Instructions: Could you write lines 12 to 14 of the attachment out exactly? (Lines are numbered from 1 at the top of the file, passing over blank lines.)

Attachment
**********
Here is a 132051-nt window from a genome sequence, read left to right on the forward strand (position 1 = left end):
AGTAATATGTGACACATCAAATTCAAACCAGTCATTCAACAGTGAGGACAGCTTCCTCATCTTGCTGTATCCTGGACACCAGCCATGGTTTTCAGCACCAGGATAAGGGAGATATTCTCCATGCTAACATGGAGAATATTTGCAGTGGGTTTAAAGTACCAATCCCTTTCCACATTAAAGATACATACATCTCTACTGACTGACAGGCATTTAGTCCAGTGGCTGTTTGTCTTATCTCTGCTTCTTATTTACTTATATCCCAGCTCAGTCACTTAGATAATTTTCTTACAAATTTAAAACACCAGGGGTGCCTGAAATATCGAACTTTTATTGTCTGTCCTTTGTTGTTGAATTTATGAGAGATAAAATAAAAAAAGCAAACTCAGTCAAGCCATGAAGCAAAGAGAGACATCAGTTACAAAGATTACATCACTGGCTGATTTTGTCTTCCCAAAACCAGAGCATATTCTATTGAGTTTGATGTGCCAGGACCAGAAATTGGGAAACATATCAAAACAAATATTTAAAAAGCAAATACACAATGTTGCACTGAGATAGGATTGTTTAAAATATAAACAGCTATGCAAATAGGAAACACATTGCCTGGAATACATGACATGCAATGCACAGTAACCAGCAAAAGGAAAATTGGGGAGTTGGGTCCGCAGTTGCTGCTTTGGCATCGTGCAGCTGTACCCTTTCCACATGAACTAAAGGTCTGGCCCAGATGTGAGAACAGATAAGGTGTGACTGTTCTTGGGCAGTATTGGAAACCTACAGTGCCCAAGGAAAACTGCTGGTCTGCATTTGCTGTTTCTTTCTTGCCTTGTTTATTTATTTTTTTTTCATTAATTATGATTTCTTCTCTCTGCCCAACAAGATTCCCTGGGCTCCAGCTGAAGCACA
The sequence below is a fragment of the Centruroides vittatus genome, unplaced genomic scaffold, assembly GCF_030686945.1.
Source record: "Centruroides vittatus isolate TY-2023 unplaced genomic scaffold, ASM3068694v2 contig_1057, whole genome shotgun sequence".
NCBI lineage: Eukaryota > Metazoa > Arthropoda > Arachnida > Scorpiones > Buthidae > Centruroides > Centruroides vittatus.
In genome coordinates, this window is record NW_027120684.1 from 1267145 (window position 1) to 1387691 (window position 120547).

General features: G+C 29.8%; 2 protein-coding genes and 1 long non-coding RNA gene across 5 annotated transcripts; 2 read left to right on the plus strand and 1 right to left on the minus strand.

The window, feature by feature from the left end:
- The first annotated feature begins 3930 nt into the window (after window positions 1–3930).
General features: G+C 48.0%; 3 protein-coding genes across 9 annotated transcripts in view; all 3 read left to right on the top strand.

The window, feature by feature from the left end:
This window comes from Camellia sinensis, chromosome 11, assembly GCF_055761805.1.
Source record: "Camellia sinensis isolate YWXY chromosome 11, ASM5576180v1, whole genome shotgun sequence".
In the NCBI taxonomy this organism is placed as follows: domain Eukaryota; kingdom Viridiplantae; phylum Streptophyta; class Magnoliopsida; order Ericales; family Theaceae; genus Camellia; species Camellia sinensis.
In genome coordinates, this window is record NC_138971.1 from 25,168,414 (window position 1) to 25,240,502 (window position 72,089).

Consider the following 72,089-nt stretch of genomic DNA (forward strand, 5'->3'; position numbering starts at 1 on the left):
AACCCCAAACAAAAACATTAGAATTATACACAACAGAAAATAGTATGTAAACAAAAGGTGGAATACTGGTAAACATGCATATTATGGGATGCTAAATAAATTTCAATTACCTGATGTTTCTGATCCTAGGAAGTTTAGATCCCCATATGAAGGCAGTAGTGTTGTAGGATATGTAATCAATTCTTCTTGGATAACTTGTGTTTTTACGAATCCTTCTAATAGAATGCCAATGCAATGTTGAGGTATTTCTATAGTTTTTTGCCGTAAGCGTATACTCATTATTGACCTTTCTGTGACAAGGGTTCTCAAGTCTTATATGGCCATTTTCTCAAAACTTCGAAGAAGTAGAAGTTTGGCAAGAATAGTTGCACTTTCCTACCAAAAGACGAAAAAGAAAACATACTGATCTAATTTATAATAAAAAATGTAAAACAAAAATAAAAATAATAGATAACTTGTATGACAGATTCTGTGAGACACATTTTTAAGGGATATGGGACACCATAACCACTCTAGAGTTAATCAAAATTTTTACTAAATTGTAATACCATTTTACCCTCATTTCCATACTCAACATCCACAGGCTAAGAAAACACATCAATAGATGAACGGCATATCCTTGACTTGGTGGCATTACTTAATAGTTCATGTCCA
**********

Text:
This window comes from Camellia sinensis, chromosome 11, assembly GCF_055761805.1.
Source record: "Camellia sinensis isolate YWXY chromosome 11, ASM5576180v1, whole genome shotgun sequence".
In the NCBI taxonomy this organism is placed as follows: domain Eukaryota; kingdom Viridiplantae; phylum Streptophyta; class Magnoliopsida; order Ericales; family Theaceae; genus Camellia; species Camellia sinensis.